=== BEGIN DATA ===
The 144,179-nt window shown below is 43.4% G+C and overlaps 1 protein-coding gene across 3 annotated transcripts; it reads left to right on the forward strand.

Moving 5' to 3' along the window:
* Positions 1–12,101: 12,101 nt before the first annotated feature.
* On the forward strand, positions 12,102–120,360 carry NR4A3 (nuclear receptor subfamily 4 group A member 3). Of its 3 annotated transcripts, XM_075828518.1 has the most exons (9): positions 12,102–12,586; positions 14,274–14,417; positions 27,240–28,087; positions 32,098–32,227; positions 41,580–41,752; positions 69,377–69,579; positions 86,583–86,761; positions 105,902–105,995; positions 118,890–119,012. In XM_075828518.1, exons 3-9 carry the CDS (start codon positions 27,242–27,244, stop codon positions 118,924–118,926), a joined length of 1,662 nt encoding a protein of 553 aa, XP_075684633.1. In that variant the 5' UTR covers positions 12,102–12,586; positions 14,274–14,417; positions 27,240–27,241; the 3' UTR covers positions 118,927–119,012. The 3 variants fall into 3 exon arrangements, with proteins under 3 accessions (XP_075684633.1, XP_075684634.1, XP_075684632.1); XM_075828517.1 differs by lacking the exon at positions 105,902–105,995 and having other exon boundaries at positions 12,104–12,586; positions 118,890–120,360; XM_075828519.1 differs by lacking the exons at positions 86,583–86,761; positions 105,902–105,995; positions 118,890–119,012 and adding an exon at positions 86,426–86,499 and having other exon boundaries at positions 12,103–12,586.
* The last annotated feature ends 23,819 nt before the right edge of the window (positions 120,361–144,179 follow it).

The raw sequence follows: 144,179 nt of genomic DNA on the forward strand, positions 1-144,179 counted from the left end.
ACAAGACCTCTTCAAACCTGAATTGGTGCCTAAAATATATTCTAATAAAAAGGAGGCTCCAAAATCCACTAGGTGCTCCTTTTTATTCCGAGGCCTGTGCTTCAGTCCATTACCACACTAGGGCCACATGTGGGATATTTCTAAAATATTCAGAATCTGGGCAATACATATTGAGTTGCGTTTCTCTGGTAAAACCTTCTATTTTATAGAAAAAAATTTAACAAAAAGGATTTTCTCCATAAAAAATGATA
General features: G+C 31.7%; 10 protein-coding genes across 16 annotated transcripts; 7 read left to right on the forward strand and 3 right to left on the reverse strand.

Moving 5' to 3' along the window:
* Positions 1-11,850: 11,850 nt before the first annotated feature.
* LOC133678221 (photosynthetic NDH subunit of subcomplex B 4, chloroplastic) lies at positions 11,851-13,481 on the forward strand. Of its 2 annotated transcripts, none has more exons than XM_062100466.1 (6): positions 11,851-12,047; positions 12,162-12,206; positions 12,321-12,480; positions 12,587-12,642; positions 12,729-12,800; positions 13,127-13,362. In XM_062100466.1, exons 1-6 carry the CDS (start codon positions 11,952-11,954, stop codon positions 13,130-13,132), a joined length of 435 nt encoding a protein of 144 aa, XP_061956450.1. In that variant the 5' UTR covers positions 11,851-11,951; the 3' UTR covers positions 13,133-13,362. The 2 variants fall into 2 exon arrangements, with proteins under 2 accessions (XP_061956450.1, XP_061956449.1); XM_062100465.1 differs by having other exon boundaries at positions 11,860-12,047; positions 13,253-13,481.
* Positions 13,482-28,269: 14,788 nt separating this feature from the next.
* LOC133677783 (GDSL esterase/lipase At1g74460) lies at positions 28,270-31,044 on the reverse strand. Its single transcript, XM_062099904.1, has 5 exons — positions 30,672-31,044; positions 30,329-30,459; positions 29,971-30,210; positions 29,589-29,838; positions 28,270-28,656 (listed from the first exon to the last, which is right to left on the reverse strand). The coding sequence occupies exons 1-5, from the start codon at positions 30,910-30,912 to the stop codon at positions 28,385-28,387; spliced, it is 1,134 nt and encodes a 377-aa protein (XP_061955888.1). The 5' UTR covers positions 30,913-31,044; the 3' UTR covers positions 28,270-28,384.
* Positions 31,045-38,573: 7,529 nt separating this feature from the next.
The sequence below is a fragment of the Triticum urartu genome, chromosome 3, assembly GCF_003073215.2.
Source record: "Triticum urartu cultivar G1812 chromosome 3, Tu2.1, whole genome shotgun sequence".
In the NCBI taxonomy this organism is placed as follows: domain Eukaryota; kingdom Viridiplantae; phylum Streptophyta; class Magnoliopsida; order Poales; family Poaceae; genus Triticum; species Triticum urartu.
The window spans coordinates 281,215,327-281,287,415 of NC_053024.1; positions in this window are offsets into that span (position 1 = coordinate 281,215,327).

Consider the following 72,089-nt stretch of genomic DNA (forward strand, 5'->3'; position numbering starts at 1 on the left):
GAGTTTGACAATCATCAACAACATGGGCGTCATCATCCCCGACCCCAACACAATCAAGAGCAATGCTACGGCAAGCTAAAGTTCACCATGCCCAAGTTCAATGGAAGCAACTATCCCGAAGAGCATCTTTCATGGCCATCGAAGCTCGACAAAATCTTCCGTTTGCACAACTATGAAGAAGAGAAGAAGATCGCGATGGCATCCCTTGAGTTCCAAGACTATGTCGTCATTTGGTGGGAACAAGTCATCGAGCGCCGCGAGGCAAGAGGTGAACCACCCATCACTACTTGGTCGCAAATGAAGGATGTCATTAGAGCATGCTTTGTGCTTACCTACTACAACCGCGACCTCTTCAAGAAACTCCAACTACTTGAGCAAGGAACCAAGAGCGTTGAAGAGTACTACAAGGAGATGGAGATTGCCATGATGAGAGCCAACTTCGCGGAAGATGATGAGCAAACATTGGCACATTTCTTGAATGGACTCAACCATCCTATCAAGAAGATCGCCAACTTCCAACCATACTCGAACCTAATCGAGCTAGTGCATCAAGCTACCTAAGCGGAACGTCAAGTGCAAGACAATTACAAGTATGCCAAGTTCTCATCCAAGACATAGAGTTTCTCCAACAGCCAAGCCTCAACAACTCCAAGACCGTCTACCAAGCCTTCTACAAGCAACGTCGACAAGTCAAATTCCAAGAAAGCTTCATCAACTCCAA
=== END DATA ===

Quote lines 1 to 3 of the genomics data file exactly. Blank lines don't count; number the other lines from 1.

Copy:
The 144,179-nt window shown below is 43.4% G+C and overlaps 1 protein-coding gene across 3 annotated transcripts; it reads left to right on the forward strand.

Moving 5' to 3' along the window:
* Positions 1–12,101: 12,101 nt before the first annotated feature.